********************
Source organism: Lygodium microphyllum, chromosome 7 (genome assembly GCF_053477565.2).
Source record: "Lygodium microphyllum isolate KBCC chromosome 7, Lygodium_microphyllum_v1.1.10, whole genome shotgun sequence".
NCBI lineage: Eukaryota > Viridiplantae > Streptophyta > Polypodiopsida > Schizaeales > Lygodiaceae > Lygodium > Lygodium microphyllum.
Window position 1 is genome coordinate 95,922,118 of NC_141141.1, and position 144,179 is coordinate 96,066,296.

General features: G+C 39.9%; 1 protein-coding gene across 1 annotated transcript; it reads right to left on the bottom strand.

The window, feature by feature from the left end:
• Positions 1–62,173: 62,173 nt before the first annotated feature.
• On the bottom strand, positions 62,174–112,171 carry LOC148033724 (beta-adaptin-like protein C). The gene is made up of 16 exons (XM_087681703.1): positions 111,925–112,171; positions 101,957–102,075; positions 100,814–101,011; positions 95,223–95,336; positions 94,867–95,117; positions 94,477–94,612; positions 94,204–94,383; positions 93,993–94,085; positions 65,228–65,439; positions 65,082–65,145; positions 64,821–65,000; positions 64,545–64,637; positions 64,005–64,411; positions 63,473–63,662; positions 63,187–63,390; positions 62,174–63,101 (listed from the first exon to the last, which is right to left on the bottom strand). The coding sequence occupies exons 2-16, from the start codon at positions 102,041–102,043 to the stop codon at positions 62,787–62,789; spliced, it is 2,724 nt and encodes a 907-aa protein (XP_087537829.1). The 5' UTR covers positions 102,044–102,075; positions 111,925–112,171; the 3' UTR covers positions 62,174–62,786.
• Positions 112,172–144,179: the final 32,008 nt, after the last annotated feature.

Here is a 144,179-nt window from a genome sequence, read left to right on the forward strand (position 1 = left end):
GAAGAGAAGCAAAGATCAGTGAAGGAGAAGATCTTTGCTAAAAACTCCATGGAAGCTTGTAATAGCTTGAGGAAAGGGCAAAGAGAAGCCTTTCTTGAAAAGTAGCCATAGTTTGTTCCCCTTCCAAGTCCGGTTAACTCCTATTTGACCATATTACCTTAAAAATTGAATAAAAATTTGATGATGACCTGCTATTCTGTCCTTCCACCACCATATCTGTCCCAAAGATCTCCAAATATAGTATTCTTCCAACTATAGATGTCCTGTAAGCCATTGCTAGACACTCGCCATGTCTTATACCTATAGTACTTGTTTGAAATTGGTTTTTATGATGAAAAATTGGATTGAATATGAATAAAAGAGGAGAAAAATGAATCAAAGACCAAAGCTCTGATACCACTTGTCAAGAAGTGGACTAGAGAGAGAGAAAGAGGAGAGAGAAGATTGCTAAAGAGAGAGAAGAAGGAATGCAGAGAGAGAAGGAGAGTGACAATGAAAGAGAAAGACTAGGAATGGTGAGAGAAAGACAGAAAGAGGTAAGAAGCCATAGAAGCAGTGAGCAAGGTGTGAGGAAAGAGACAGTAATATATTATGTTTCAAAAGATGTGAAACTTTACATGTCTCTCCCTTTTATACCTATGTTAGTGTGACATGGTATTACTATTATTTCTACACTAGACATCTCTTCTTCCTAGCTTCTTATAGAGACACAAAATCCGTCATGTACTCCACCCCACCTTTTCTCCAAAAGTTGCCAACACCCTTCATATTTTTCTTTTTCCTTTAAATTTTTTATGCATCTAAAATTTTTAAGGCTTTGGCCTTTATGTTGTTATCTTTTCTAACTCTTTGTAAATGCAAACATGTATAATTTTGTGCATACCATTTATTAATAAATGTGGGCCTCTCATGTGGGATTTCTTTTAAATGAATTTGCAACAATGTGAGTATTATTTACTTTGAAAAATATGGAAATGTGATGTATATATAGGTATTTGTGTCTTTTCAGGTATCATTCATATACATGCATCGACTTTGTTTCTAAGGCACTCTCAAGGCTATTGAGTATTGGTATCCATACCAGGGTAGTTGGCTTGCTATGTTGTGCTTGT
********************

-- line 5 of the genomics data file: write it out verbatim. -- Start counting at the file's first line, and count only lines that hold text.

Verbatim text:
General features: G+C 39.9%; 1 protein-coding gene across 1 annotated transcript; it reads right to left on the bottom strand.